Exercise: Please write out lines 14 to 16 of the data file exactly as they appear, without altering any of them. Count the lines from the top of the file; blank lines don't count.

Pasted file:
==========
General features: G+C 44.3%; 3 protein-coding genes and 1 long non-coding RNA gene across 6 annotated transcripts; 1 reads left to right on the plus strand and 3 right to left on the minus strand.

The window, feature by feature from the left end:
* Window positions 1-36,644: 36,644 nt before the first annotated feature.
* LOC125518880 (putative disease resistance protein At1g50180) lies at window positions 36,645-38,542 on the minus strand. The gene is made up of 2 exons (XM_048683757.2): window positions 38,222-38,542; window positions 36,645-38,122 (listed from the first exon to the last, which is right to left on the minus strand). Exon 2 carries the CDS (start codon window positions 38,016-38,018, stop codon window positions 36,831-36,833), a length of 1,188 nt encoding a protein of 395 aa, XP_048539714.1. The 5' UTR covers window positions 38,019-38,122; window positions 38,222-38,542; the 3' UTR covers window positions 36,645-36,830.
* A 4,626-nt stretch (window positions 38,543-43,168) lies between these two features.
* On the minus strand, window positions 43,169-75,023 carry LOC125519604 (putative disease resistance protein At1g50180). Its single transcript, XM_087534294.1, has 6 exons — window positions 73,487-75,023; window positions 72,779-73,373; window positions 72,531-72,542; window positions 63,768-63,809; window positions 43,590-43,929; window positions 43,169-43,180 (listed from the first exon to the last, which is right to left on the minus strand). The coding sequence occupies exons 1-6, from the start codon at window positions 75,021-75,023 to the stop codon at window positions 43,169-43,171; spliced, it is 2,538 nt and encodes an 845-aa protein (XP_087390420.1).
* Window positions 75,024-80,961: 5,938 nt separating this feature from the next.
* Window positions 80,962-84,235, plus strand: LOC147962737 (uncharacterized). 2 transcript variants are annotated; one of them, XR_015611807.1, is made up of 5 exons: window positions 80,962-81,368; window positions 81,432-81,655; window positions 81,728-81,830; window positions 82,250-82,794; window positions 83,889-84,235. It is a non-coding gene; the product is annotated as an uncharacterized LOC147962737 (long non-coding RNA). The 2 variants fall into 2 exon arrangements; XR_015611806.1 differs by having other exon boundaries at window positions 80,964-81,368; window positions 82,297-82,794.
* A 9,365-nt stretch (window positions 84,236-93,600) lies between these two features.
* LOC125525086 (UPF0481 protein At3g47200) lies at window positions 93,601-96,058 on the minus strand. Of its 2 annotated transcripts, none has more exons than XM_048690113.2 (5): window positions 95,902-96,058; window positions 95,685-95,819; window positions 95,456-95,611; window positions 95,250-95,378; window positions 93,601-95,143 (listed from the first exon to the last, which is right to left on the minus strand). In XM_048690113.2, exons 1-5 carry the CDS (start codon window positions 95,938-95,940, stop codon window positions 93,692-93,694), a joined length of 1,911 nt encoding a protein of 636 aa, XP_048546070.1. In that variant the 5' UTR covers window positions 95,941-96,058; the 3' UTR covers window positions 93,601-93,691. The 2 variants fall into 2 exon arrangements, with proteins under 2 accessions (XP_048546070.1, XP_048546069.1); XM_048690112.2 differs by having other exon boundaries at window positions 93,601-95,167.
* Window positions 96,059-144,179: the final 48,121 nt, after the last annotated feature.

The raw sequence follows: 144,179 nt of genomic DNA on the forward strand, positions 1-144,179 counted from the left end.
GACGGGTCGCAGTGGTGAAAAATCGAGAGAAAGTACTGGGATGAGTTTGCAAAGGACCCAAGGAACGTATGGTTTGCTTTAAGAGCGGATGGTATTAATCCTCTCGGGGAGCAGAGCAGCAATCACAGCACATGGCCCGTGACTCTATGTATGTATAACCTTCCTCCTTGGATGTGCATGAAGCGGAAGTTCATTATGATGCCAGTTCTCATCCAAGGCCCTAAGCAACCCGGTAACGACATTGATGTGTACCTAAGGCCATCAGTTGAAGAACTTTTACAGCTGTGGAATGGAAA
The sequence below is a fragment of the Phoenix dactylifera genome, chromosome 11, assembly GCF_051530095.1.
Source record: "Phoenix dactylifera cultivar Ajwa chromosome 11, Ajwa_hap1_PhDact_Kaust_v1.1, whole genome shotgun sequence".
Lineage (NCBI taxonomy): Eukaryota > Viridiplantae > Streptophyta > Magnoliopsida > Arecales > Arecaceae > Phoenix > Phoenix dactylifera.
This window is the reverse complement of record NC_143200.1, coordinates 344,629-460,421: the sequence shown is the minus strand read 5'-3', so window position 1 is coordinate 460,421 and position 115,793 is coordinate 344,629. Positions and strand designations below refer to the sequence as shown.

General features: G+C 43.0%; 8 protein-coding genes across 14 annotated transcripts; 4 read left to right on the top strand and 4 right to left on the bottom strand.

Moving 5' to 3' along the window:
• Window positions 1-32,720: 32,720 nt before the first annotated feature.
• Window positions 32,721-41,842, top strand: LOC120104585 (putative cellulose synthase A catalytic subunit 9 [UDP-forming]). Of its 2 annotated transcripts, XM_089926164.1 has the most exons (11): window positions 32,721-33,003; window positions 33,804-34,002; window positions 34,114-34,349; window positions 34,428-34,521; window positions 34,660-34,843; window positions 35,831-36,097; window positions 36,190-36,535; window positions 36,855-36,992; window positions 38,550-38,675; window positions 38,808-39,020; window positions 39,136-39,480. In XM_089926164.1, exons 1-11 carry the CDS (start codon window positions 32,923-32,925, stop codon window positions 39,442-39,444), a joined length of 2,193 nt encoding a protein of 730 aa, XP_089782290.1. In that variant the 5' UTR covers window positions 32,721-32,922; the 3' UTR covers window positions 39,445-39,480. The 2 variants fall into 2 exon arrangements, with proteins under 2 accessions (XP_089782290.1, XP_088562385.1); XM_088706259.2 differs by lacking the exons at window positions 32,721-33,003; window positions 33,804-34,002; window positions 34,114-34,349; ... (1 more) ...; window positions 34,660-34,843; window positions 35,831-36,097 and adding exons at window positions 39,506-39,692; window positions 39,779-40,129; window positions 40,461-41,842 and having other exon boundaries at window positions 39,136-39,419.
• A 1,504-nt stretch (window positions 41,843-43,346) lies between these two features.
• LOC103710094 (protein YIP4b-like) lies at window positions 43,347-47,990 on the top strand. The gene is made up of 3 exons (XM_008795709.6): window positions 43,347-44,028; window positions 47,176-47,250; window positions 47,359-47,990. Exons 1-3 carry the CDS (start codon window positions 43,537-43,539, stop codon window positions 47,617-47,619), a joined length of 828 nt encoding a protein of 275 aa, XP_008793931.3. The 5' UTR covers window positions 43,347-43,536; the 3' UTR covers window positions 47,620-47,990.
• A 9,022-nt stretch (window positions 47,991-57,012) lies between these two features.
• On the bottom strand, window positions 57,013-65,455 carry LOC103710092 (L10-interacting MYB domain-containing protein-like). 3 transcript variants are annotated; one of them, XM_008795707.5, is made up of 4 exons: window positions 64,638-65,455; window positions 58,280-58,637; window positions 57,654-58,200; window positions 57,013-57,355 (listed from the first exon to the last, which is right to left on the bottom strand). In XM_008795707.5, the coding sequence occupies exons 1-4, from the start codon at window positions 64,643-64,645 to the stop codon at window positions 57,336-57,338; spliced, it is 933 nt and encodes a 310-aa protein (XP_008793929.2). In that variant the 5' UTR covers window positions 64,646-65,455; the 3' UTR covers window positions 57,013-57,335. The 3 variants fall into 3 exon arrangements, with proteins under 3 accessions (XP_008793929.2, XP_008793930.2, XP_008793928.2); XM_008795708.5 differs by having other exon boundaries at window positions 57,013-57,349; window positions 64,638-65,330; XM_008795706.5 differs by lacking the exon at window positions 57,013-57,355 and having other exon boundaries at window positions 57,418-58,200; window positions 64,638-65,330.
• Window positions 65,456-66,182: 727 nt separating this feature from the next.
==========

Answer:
The sequence below is a fragment of the Phoenix dactylifera genome, chromosome 11, assembly GCF_051530095.1.
Source record: "Phoenix dactylifera cultivar Ajwa chromosome 11, Ajwa_hap1_PhDact_Kaust_v1.1, whole genome shotgun sequence".
Lineage (NCBI taxonomy): Eukaryota > Viridiplantae > Streptophyta > Magnoliopsida > Arecales > Arecaceae > Phoenix > Phoenix dactylifera.